Lehigh University
Lehigh University


Coping with the Virginia Tech tragedy

The impact of the recent shootings on the Virginia Tech campus is not limited to the victims of the shootings and their loved ones. The unpredictable and random nature of this attack can result in fear, anxiety, anger, sadness, stress, and other emotions for the general population. It is not uncommon for people to be concerned that their thoughts and feelings about these events are abnormal. Those with children have additional concerns about safety and the emotional impact of such incidents. In addition to the daily demands of work, family, and friends, such troubling events compel us to pay closer attention to our emotions than usual.

People have a wide range of emotional responses. Some may alter their usual behavior patterns (such as not going out to dinner), while others may be taking more extreme measures, such as keeping their children home from school or refusing to leave their homes.

In order to reduce the effects on you and your loved ones, you may want to employ some of the following coping skills:

1. Maintain control over those things that you can. If you walk for
exercise, continue to walk and by all means, continue your daily

2. Limit your television news viewing. Tune in for occasional
updates, but avoid sitting in front of the television waiting for
the next news update. Instead, turn to a movie or read a book.

3. If it makes you feel better to keep your family members close by,
do it.
Be cautious about the personal safety of yourself and your
family members. But try to avoid overreacting.

4. Do something for someone else. Taking attention off your own
worries and doing something nice for someone else can improve your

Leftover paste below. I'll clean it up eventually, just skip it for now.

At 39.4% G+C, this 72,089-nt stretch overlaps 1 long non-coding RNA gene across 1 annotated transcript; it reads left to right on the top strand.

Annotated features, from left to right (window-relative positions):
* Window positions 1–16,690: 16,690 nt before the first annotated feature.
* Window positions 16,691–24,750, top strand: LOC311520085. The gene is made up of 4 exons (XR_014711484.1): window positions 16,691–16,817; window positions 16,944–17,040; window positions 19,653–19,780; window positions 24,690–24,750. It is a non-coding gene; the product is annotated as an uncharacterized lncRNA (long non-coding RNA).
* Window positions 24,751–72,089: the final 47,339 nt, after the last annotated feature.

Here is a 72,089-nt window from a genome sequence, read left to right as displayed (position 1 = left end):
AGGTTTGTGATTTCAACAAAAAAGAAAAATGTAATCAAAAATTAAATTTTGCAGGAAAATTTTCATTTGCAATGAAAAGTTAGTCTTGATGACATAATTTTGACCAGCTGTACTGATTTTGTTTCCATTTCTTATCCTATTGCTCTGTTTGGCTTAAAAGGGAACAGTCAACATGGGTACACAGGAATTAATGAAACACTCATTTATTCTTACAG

own frame of mind.

5. Volunteer. Contact area schools, hospitals, or volunteer groups
to ask how you can help. Taking action to be part of a solution is
a very constructive way of reducing your anxiety.

6. Talk to someone. If you start to feel overwhelmed by your
feelings, talk to a friend, family member, doctor, religious
advisor, or a behavioral health professional. Often, talking about
your fears is enough to reduce your anxiety.

The Employee Assistance Program is here to help. Please call 1-800-395-1616 to talk with a counselor if you feel that you are having a difficult time coping with this or any other situation. The services are confidential and are available to you at no cost.

The Employee Assistance Program offers the following articles that might be helpful:

Effective strategies for dealing with traumatic events

Helping children to cope with violence

You might find the following links valuable as well.

Five Things You Can Do as an Organization in the Aftermath of the Virginia Tech Incident

From the National Institute of Mental Health

Responding to the Virginia Tech Tragedy from Paperclip Communications, an organization that serves the academic community

Also, many employers will be interested in training on Violence in the Workplace. There is a free 27-minute video available to any business organization from the National Institute on Occupational Safety and Health (NIOSH). Although it may take a while to download, it is an excellent resource. To download the video, click here.

Posted on Thursday, April 19, 2007

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